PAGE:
Samburu was devastated by the flash flood of February. It can recover, but only if the authorities act quickly, now.
We spent the entire morning of Day 4 on the Cronan family safari in Samburu. I’ve always loved the place, and this morning was no exception.
We weren’t even out of the private Kalama Reserve when we spotted kudu. This beautiful large antelope is quite common in southern Africa but hard to see here. It was a real treat and an indication that for some reason they’re an animal that doesn’t like the big protected game parks.
We had been in the Samburu reserve for too long when we saw lots of lion tracks along the dry river bed that begins near the old airstrip. We followed them in circles, actually, there were so many, until in the not too far distance we saw a small collection of vehicles.
Sure enough, it was three female lion screwing up another hunt. They all looked very desperate and hungry. It was one fully grown female and two nearly fully grown female cubs. When we arrived they were stalking gerenuk! That’s hardly an hors d’oeuvres for them but they obviously had had a number of failures during the night.
We left them and almost immediately saw a large, satisfied male cheetah resting in shade. The rest of the morning was equally rewarding, with three sightings of martial eagle, East Africa’s second largest and in my opinion, most awesome raptor. It has a funny, squared head because of its feather configuration, which looks like a astronaut’s helmet (minus its impressive beak!)
But throughout the game drive we saw the terrible destruction that the February flood had on the park. The roads were a mess. There were huge caverns in some places making passage impossible. The river is still twice its normal width, and dead trees were everywhere. The beautiful thick forests that used to run along and out from the embankment have been seriously compromised.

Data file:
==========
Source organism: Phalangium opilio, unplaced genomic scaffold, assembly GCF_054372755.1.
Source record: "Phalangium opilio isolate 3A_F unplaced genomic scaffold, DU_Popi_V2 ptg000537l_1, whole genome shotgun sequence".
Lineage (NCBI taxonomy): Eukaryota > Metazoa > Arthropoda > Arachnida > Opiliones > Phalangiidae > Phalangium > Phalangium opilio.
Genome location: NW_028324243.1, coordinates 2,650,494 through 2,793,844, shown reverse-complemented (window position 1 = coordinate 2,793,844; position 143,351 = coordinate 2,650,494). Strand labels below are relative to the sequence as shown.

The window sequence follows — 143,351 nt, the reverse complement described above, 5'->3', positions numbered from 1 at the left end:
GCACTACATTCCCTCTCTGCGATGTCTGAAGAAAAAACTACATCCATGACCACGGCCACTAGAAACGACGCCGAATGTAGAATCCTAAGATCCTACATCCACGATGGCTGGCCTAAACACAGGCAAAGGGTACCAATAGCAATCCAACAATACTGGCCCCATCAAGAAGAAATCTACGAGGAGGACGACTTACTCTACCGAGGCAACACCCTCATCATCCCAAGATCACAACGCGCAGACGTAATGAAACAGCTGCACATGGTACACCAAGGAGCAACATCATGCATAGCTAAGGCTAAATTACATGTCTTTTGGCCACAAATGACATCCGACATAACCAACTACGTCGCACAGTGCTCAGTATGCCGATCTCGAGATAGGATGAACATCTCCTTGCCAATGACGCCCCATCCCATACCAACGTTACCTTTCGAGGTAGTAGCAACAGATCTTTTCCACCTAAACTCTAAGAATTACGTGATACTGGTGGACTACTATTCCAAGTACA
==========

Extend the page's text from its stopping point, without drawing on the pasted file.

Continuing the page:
But it was at the bridge which connects the western part of the reserve with Buffalo Springs to the south that you could see exactly how horrible it had been.
The main cement bridge itself is still standing and looks pretty good. But the slopes up to it on both the south and north sides have been entirely swept away, and the steel railing bent completely under itself, in some places ripped out of the concrete.
The power of this flood had to be unimaginable.
If the Samburu authorities work quickly before the routine of not using the bridge etches its way into safari culture, then the important attraction for all of us being able to visit both reserves will be preserved. If they wait, itineraries will be adjusted and it could take years before the interest in Samburu recovers.
Similar to the bridge, the work on the lodges and camps that were washed away continues but doesn’t seem to be progressing too quickly. We talked with managers and workers at Larsen’s, Intrepid’s and Samburu Lodge, and they all looked exhausted but admitted they were far behind schedule.
Samburu is a magical place. The private sector is working tirelessly to rebuild this Kenyan masterpiece. Not it’s the government authorities turn to rebuild the roads and bridges.